A group of gnomes ran into the room.  They pinned Isaac to the bed.  A sharp pain in his arm.  Slowly Isaacs struggles began to calm.  Isaac’s head became heavy and his eyes began to close.  As his vision dimmed to black the last thing Isaac saw was a gnome scurrying out of the room.  It appeared to be crying.

“Isaac” is an entirely made-up-in-my-brain continuation of the story presented in the game Puzzle Agent, produced by Telltale Games, based on the work of Graham Annable

Thanks for reading.

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And Yet It Moves

On Sunday I decided to play through a game that’s sat in my Steam library for a very long time.  I honestly can’t remember when I purchased it, it’s been so long that I had absolutely no idea what it was about.

That was why I investigated it, a quick trip to the Steam Store page revealed what sounded like a fun little indie title with a straightforward but interesting game mechanic.

The ability to rotate the game world adds a different element to gameplay, and although it can confuse you as to which way you’re supposed to be heading at times it is used relatively effectively most of the time.  I played with my PS3 controller hooked up to my iMac and at one point had to rebind my initial choice of world rotation buttons to make it a bit easier to rotate in the correct direction.  It helped, but at crucial world rotation points I still found I’d rotate the wrong way which was irritating, I would assume these occurrences would happen more often playing with a keyboard.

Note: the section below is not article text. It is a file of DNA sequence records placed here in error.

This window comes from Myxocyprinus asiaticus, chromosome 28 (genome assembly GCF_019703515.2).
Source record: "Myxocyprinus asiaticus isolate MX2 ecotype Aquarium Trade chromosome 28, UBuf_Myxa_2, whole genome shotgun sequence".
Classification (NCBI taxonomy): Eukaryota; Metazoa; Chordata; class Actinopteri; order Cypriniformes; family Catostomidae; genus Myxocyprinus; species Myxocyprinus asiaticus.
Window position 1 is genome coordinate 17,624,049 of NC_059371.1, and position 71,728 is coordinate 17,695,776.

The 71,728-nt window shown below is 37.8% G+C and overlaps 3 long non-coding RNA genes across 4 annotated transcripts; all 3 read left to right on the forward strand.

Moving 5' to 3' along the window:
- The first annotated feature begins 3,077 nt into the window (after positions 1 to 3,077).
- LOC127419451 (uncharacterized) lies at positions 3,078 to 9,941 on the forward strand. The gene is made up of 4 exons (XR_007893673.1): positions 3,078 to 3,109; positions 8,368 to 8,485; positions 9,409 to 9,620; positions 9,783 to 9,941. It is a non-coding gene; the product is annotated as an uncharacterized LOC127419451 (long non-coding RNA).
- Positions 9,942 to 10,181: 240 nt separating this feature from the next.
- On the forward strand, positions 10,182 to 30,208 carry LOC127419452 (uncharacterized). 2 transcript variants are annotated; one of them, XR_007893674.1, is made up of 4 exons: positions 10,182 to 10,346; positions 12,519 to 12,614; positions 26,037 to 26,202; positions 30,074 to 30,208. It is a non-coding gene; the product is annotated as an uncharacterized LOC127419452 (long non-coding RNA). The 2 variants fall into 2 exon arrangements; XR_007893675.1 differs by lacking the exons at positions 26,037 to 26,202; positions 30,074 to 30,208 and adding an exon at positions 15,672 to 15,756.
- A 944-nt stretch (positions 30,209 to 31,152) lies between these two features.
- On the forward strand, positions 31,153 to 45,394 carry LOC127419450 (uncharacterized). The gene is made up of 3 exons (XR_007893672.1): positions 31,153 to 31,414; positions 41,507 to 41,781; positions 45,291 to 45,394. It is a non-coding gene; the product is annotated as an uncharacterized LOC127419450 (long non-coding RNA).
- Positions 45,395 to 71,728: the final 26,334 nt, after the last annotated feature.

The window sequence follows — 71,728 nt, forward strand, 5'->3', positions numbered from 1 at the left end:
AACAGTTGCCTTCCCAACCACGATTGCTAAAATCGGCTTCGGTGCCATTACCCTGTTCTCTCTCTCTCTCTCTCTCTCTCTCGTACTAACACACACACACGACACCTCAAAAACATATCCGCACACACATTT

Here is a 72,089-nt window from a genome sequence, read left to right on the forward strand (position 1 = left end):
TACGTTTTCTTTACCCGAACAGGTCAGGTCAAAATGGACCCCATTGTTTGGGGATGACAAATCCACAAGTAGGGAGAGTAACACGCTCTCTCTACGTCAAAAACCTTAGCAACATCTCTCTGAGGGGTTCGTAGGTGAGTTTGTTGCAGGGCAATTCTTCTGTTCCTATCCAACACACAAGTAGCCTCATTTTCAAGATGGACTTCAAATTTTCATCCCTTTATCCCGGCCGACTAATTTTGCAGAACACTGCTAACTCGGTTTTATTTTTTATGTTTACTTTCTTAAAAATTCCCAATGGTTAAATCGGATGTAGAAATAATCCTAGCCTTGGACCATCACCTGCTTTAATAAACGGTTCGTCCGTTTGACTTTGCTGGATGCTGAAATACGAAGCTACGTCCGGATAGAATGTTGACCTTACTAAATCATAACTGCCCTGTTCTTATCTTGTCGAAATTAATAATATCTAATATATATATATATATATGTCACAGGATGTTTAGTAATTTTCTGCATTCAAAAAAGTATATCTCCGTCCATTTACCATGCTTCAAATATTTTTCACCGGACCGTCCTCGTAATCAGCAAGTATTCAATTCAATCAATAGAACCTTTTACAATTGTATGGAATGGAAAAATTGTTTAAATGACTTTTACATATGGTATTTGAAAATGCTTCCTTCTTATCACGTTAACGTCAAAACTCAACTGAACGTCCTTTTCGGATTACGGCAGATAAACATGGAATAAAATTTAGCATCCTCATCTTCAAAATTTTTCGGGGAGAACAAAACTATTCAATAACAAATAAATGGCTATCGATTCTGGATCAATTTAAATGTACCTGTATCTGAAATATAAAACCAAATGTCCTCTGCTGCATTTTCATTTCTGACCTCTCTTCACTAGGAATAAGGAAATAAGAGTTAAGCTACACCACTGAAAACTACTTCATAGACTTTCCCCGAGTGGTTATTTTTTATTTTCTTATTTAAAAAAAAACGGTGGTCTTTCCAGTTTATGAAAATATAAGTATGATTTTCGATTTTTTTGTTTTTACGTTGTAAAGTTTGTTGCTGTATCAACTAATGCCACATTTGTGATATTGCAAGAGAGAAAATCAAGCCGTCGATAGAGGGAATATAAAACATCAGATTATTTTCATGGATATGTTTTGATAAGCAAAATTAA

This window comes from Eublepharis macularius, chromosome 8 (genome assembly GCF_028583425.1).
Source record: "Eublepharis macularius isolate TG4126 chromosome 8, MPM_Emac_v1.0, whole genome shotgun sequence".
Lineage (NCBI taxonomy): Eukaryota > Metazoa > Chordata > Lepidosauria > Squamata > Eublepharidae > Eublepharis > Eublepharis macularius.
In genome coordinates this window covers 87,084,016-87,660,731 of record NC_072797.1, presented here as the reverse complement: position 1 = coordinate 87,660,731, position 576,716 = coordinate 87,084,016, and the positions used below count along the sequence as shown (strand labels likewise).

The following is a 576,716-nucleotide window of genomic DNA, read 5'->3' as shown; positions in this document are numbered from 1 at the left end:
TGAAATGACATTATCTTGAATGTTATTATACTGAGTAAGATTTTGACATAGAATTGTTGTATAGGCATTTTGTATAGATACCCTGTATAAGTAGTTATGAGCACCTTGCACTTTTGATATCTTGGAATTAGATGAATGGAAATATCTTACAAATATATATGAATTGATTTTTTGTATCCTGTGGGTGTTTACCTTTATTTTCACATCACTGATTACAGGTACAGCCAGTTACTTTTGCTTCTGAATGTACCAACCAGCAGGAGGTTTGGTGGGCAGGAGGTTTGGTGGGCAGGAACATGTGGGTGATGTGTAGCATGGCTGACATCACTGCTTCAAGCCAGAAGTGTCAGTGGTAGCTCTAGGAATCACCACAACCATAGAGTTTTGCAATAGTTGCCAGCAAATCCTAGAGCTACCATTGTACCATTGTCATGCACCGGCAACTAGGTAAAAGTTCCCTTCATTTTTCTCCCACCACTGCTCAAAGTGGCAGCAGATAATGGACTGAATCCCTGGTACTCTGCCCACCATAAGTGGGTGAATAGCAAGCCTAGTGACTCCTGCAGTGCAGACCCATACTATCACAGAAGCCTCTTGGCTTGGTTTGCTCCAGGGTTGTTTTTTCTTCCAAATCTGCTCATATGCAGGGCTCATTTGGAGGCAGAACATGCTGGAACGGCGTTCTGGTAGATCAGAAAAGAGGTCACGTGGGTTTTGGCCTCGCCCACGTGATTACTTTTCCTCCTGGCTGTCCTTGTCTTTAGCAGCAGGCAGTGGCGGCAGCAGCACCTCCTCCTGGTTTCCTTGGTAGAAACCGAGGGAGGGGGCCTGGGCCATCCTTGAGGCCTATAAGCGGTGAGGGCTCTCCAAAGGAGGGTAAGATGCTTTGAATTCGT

The artwork seems to be a fairly contentious point on the internet, some love it, some hate it.  I found that whilst playing through the game I’d be concentrating more on the character than the setting and quite liked the artwork, it’s quirky and I haven’t seen it anywhere else.  However, as soon as you start looking at the scenery you can tell it’s just simple images tiled over and over again and any brief analysis removes the magic of simplicity.  The character animation is relatively dull, you play as a sketched character with a highly annoying hairstyle, that’s pretty much the only thing worth noting about that.

Controlling the character is easy as pie.  Left, right and jump are all you need, most of the navigation is done by the world rotation mechanic.  Although simple, character control feels incredibly sluggish, the movement animation shows a running character, but running is not what you’re doing.  Jumping is awkwardly delayed, especially in levels where you must bounce increasingly higher on springy platforms.  I spent far too long trying to time the jumping correctly to gain height, only to miss once and have to start over.  Often times I would also find myself rotating the world too early due to the slow jumping and end up either falling straight to my death or rotating the world in all sorts of different directions to try and rectify the situation, only to die despite my efforts.

And on the subject of dying in the game, death doesn’t seem to be consistent, if that makes sense?!  Falling from a high place will make you die in most games, this is no exception, but the game seems to make up the height required to die depending on how it feels.  Sometimes you can fall from what seems to be an unsurvivable height and live, at these times you think to yourself “oh cool, I didn’t die”, but when the game decides that you’re going to die when you fall only a fraction of that same distance you’ll find yourself yelling obscenities at the monitor.